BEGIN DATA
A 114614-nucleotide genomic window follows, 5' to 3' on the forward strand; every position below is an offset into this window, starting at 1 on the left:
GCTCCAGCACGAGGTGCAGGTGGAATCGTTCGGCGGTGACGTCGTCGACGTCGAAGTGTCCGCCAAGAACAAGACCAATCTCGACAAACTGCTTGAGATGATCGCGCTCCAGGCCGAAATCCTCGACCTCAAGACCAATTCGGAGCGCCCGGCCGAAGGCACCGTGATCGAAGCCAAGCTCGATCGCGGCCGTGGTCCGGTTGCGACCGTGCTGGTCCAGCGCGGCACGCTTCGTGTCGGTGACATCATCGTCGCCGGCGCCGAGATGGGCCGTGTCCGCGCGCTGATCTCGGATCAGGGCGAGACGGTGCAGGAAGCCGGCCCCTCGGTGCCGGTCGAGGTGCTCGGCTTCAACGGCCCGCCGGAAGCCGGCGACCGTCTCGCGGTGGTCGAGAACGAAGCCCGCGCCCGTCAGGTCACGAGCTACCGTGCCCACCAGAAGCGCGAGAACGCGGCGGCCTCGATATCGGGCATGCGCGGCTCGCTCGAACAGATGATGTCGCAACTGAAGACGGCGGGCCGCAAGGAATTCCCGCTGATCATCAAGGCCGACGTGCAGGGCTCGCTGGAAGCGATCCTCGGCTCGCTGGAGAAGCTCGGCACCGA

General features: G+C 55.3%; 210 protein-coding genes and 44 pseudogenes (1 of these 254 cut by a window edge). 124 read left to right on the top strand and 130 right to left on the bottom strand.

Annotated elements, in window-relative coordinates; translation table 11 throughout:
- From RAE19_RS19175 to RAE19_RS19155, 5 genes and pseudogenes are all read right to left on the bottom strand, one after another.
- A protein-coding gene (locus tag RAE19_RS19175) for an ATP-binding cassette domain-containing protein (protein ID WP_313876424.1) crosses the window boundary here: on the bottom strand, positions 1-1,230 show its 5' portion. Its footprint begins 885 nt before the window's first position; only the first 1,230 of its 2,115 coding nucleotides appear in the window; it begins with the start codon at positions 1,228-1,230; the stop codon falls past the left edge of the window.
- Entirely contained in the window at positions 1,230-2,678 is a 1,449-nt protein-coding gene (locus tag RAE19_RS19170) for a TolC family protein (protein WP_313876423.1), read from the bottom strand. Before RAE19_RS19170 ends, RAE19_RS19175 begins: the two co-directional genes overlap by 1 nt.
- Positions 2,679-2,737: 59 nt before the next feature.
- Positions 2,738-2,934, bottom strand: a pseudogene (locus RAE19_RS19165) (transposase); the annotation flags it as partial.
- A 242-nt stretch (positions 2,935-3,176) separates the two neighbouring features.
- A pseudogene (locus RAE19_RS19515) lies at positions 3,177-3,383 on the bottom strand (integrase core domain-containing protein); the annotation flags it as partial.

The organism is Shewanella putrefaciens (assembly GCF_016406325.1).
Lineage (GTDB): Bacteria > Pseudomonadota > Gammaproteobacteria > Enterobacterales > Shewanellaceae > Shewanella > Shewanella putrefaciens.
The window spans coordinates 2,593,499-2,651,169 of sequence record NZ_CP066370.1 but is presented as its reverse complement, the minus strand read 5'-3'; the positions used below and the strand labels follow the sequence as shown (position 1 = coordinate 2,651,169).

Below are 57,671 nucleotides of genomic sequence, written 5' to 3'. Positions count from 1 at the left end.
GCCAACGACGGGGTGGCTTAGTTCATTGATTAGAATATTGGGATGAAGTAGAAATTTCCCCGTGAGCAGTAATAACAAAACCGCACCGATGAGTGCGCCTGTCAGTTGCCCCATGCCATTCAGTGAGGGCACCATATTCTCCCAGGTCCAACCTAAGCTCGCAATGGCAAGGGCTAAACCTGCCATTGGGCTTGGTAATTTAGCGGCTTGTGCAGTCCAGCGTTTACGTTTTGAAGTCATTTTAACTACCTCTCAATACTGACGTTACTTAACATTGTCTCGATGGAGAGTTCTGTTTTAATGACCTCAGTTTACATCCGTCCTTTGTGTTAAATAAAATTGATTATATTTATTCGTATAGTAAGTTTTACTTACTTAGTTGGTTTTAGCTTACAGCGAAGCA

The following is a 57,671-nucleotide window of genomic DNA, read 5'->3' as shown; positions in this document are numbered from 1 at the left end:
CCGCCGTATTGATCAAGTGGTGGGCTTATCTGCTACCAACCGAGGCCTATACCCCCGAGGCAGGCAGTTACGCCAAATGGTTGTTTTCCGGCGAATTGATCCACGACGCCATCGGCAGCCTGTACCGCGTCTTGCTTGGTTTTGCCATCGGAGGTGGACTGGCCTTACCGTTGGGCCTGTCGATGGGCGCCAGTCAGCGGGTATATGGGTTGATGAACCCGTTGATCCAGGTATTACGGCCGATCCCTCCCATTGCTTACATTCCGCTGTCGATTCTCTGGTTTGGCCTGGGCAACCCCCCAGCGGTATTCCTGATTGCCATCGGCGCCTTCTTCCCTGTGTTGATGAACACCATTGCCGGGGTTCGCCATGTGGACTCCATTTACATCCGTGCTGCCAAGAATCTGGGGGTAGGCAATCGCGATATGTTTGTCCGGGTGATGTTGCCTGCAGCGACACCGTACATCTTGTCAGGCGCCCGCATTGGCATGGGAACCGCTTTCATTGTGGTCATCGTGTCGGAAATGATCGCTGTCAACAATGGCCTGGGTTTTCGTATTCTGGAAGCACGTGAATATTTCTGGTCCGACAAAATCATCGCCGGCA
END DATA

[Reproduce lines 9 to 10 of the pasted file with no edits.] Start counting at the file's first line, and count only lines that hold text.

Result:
- Positions 2,738-2,934, bottom strand: a pseudogene (locus RAE19_RS19165) (transposase); the annotation flags it as partial.
- A 242-nt stretch (positions 2,935-3,176) separates the two neighbouring features.